The furniture makers of Dundas County

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M. F. Beach & Co. Factory, engraving by John Henry Walker (1831-1899), © McCord Museum.

by Susan Peters, Dundas County Archives

Dundas County was originally settled in 1784 by loyalist refugees of the American Revolution. As refugees, they brought with them only basic necessities for their new life in the wilderness. As they resettled into what became Dundas County, they had to start fresh.

It was not until 1847, with the completion of the St Lawrence Canal, that industry could build. Iroquois was the industrial centre of Matilda Township, as Morrisburg was for Williamsburg Township. The Williamsburg Canal enabled the harnessing of water power so that mills could be built in Morrisburg, along with the construction of the Grand Trunk Railway in 1854. It was not until 1884 that Mountain and Winchester townships were serviced by rail, courtesy the Canadian Pacific.

As industrialization was slow in Dundas County, so was the development of furniture making. For many years, rural settlers could only afford the absolute bare necessities for survival. The first furniture makers did not advertise in local newspapers until 1842.

The first known cabinet maker in Dundas County was William Marsh. His son continued with the business until at least 1900. They were listed in directories, census, and newspaper ads in Iroquois. By 1884, his son W. J. March was also listed in an advertisement as ‘furniture maker and undertaker.’

Between 1840 and 1900, there were 112 cabinet or furniture makers in Dundas County.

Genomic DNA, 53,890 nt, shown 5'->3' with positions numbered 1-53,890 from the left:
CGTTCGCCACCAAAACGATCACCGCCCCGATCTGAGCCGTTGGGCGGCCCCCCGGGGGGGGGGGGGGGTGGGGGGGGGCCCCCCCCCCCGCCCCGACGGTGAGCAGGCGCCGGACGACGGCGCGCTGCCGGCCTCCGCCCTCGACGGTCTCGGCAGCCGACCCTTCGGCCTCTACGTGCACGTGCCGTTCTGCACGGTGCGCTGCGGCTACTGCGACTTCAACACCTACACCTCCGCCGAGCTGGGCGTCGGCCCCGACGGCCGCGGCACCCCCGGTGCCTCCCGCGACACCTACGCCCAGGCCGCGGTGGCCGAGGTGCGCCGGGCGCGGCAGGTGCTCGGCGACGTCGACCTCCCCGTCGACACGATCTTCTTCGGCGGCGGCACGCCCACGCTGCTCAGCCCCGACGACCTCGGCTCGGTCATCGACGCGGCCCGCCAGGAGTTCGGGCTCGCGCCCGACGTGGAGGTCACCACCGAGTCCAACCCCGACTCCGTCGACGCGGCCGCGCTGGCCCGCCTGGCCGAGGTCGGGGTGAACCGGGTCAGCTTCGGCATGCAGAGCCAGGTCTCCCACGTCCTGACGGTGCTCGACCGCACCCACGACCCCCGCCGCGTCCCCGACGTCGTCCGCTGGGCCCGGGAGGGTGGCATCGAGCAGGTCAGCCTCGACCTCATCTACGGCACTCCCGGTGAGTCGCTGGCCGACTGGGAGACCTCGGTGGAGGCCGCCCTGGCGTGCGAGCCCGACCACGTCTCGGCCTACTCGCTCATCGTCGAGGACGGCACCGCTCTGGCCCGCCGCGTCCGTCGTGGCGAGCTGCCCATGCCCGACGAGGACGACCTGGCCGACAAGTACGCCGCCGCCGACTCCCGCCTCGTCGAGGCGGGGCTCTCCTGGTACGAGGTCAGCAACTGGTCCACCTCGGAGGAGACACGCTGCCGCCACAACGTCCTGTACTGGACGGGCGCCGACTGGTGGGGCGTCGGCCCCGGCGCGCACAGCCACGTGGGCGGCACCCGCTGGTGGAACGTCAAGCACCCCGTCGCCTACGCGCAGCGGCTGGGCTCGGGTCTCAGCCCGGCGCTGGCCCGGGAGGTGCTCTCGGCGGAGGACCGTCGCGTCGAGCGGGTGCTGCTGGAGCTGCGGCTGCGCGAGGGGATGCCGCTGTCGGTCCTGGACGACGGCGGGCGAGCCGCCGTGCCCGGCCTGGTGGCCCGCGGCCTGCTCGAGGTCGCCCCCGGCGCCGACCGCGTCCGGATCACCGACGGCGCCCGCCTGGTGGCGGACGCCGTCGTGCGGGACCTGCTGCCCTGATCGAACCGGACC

Several were long-term businesses, such as M. F. Beach. Nearly two-thirds were located in Iroquois. As Mountain Township did not have water access, it was slower to develop industries. Mountain was home to 13% of the furniture makers of the county. Two were in Inkerman, three in South Mountain, and two in Van Camp.

Elijah Gregory was in business in South Mountain from 1874 to 1900. Earnest Hunter served the same region from 1896 to 1900. Inkerman was the base for William Suffel from 1864 to 1871. George Hope served Van Camp from 1881 to 1895. His business included a general store as well as furniture and he was succeeded by his son Wesley in 1881.

Winchester Township was a challenge to research due to the fact that a large percentage of the furniture makers had a very short tenure. The other challenge was the constant name changes of the communities. Armstrong Mills became known as Winchester in 1845. In 1875, it was changed to Chesterville. Bates Corners was, at one point, known as West Winchester. By 1892, it was known as Winchester Village. The township produced 33 of the 112 cabinet makers in the County.

In West Winchester (later known as Winchester Village), John Ross operated as a furniture maker and undertaker from 1890 to 1896. The most noteworthy of cabinet makers in Dundas County was Mahlon Beach. He moved to Winchester in 1856 and set up a saw mill. Between 1861 and 1878, he also operated a general store, cheese factory, and a grist mill. In 1883, he ran a roller mill in Iroquois.

On July 12, 1884, the entire plant in Winchester was destroyed by fire. But he was undaunted and built a bigger factory. He was by far the largest player in the furniture business, employing over 100 people in 1900. His success could partially be attributed to a long-term contract with the Eaton’s Company during this time: selling ready-made furniture through their show rooms and catalogue.

Beach was also involved in local politics. He was Warden of SD&G Counties in 1873. He left a legacy with 10 children, many of whom continued in his business endeavours.

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